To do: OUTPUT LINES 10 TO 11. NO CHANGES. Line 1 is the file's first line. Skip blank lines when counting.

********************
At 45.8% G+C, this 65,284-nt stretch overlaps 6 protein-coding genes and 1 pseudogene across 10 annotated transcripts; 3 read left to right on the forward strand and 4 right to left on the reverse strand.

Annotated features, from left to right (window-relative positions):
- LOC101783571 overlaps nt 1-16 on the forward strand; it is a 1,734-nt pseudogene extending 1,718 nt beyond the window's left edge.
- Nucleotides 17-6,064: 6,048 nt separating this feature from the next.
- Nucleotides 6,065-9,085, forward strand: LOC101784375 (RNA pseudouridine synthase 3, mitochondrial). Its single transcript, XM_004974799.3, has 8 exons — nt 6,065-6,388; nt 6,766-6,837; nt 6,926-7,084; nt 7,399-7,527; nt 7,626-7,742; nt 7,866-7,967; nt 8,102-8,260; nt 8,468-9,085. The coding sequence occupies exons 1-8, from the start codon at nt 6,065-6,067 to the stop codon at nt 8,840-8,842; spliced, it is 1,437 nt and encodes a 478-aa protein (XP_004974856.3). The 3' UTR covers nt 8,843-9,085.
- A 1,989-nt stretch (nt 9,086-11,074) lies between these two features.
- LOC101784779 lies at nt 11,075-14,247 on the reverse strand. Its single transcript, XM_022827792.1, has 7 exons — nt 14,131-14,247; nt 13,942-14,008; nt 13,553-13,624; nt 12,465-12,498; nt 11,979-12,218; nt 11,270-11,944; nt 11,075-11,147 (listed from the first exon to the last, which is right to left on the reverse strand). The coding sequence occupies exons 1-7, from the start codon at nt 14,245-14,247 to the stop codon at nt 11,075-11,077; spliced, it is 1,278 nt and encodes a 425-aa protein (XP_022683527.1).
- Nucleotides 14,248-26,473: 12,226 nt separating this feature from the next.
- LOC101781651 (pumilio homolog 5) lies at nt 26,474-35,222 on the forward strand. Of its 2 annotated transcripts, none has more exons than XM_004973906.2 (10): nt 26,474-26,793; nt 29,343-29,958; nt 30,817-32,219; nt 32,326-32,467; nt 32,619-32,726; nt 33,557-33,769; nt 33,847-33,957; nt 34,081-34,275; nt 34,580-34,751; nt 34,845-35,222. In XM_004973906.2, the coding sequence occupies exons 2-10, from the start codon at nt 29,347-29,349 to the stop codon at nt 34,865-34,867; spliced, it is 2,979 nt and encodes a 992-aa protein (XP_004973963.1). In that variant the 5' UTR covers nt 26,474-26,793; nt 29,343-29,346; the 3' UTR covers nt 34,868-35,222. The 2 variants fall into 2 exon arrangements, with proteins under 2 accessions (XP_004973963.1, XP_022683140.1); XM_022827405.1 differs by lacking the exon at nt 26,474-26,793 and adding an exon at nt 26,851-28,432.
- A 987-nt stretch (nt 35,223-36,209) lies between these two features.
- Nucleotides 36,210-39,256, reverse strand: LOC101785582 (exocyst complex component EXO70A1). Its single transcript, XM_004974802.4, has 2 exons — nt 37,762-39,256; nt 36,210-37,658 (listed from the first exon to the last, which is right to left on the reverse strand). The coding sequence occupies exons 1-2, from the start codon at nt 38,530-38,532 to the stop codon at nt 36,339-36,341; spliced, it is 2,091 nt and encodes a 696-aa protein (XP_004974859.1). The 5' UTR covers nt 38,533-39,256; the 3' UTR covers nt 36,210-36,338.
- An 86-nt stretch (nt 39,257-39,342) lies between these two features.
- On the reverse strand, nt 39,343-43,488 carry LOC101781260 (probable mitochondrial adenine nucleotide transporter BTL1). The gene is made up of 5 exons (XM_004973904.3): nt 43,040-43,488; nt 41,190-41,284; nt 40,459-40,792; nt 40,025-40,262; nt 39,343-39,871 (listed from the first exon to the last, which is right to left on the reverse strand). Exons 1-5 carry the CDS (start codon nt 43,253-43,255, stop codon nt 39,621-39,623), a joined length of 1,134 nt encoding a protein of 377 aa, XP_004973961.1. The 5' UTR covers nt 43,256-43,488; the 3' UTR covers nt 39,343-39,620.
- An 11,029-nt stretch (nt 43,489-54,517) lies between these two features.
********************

- A 987-nt stretch (nt 35,223-36,209) lies between these two features.
- Nucleotides 36,210-39,256, reverse strand: LOC101785582 (exocyst complex component EXO70A1). Its single transcript, XM_004974802.4, has 2 exons — nt 37,762-39,256; nt 36,210-37,658 (listed from the first exon to the last, which is right to left on the reverse strand). The coding sequence occupies exons 1-2, from the start codon at nt 38,530-38,532 to the stop codon at nt 36,339-36,341; spliced, it is 2,091 nt and encodes a 696-aa protein (XP_004974859.1). The 5' UTR covers nt 38,533-39,256; the 3' UTR covers nt 36,210-36,338.